This example illustrates just how fast exponential growth is. It was proposed on twitter by Charles Arthur (@charlesarthur) who attributes the idea to Simon Moores. The stadium version is a variant of the better known ‘grains of wheat (or rice) on a chessboard‘ problem. The stadium example is better, I think, because the time element gives it a sense of urgency, and that’s what we need right now.
Here’s Wembley Stadium. The watering system develops a fault: in minute 1 one drop of water is released; minute 2, two drops, minute 3 four drops, and so on. Every minute the number of drops doubles. How long will it take to fill Wembley stadium?
The answer is that after 44 minutes, before half-time, the stadium would overflow.
The sequence is 1, 2, 4, 8, 16, . . . so the nth term in the sequence is 2n – 1. For example, the 4th term is 23 = 8.
Next we need to know how many drops are needed to fill the stadium. Suppose a drop of water has a volume of 0.07 ml. This is 0.00000007, or 7 x 10-8, cubic metres. Wembley Stadium has a volume of 1.1 million cubic metres. So the stadium holds 15,714,285,714,285 drops. Or about 15.7×1012 drops. How many minutes does it take to get to this volume of water?
After n minutes, the total volume of water will be the sum of all the drips up to that point. This turns out to be 2n-1. If this baffles you, check this video (in our case a =1 and r = 2).
We want to solve for n, the number of steps (minutes), 2n = 1 + 15.7×1012. The easiest way to do this is to take the logarithm of both sides.
n log(2) = log(1 + 15.7×1012).
n = log(1 + 15.7×1012) / log(2) = 44.8 minutes
At the 43rd minute the stadium would be more than half full: (243 – 1) = 8.80 x 1012, i.e. 56% of capacity.
By the 44th minute the stadium would have overflowed: (244 – 1) = 17.6 x 1012, i.e. 112% of capacity.
Notice that (after the first few minutes) in the nth minute the volume released is equal to the total volume that’s already in, so at the 44th minute an extra 8.80 x 1012 drops are dumped in. And at the 45th minute more than another stadium-full would appear.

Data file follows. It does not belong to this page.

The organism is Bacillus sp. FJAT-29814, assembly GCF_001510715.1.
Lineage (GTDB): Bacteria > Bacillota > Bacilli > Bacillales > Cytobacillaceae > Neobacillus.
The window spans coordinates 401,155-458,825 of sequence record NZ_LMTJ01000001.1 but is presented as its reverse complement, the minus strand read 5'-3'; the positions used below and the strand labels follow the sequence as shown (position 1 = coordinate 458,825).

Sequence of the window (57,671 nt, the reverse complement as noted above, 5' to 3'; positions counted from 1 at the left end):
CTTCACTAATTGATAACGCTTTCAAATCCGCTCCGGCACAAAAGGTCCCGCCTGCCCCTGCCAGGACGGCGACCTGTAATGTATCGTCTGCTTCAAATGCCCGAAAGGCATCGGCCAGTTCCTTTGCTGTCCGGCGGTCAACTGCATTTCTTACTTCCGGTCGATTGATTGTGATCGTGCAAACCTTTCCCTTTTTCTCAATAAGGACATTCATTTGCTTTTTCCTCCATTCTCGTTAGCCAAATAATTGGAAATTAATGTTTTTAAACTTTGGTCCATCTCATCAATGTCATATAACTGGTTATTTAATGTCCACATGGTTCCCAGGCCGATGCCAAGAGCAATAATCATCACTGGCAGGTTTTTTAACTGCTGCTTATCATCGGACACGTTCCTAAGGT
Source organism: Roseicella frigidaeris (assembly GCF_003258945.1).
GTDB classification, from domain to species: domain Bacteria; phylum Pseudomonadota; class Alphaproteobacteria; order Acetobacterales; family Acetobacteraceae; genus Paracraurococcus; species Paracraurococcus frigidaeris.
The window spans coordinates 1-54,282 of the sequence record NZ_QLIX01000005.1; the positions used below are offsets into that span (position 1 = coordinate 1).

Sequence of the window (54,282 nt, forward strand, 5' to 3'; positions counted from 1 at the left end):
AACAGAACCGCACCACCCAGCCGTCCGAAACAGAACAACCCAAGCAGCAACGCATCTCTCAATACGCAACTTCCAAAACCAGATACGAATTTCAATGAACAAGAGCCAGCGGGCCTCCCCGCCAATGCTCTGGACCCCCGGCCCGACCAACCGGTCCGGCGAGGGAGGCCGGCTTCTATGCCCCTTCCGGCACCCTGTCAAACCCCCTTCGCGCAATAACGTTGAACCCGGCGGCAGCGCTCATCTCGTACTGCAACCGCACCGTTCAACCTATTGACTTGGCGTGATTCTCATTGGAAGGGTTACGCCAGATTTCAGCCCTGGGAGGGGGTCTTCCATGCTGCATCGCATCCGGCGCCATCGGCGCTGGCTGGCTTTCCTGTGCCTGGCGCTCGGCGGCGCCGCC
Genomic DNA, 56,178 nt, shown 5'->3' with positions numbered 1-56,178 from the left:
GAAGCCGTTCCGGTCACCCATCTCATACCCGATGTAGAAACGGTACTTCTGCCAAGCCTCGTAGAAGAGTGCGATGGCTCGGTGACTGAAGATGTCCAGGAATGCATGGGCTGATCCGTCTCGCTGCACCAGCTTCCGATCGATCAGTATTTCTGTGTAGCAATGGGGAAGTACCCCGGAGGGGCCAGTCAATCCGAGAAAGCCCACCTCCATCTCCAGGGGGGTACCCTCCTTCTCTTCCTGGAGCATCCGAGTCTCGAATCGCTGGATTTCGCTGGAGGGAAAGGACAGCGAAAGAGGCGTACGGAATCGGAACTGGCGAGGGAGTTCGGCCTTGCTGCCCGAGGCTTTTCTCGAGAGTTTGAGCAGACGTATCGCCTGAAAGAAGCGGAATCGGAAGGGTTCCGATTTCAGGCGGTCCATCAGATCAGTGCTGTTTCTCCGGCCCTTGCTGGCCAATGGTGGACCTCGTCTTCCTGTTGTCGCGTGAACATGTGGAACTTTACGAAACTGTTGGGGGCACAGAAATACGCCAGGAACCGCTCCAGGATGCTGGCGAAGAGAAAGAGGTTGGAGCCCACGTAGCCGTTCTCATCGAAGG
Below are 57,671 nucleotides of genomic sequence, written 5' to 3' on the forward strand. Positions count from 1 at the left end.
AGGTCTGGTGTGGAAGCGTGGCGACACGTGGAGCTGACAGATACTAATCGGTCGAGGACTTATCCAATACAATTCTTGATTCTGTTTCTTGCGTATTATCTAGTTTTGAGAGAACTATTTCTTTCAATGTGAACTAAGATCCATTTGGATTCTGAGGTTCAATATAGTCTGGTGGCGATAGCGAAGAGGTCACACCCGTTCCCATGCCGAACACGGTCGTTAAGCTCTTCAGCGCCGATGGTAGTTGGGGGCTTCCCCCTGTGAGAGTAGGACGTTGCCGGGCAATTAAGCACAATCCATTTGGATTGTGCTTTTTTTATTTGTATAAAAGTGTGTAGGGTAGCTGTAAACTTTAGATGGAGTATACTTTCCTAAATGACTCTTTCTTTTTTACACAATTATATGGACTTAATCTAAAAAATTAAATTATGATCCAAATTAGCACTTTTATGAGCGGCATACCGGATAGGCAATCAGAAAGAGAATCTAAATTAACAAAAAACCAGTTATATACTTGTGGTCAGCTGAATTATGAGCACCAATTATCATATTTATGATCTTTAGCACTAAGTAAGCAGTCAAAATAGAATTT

The speed of the rise is truly terrifying.
Relationship of this to COVID-19
The rise in the number of cases, and of deaths, rises at first in a way similar to the rise in water level in Wembley stadium. The difference is that the time taken for the number to double is not one minute, but 2 – 3 days.
As of today, Monday 23rd March, both the number of diagnosed cases, and the number of deaths, in the UK are still rising exponentially. The situation in the UK now is almost exactly what it was in Italy 15 days ago. This from Inigo Martincorena (@imartincorena), shows it beautifully.
Boris Johnson’s weak and woolly approach will probably cost many thousands of lives and millions of pounds.
Up to now I’ve resisted the temptation to suggest that Whitty and Vallance might have been influenced by Dominic Cummings. After this revelation, in yesterday’s Sunday times, it’s getting progressively harder to believe that.
We have been self-isolated since March 12th, well before Johnson advised us it. It was obvious common sense.
Please stay at home and see nobody if you possible can.. This cartoon, by Toby Morris of thespinoff.co.nz, shows why.
Some good reading
The report from Imperial College, 16 March 2020, that seems to have influenced the government:
Tomas Pueyo. His piece on “Coronavirus: Why You Must Act Now“, dated March 10th, had 40 million views in a week
Tomas Pueyo. March 19th; What the Next 18 Months Can Look Like, if Leaders Buy Us Time.
“Some countries, like France, Spain or Philippines, have since ordered heavy lockdowns. Others, like the US, UK, or Switzerland, have dragged their feet, hesitantly venturing into social distancing measures.”
David Spiegelhalter. March 21st.
“So, roughly speaking, we might say that getting COVID-19 is like packing a year’s worth of risk into a week or two. Which is why it’s important to spread out the infections to avoid the NHS being overwhelmed.”
Washington Post. Some excellent animations March 14th
Up to date statistics. Worldometer is good (allows semi-log plots too).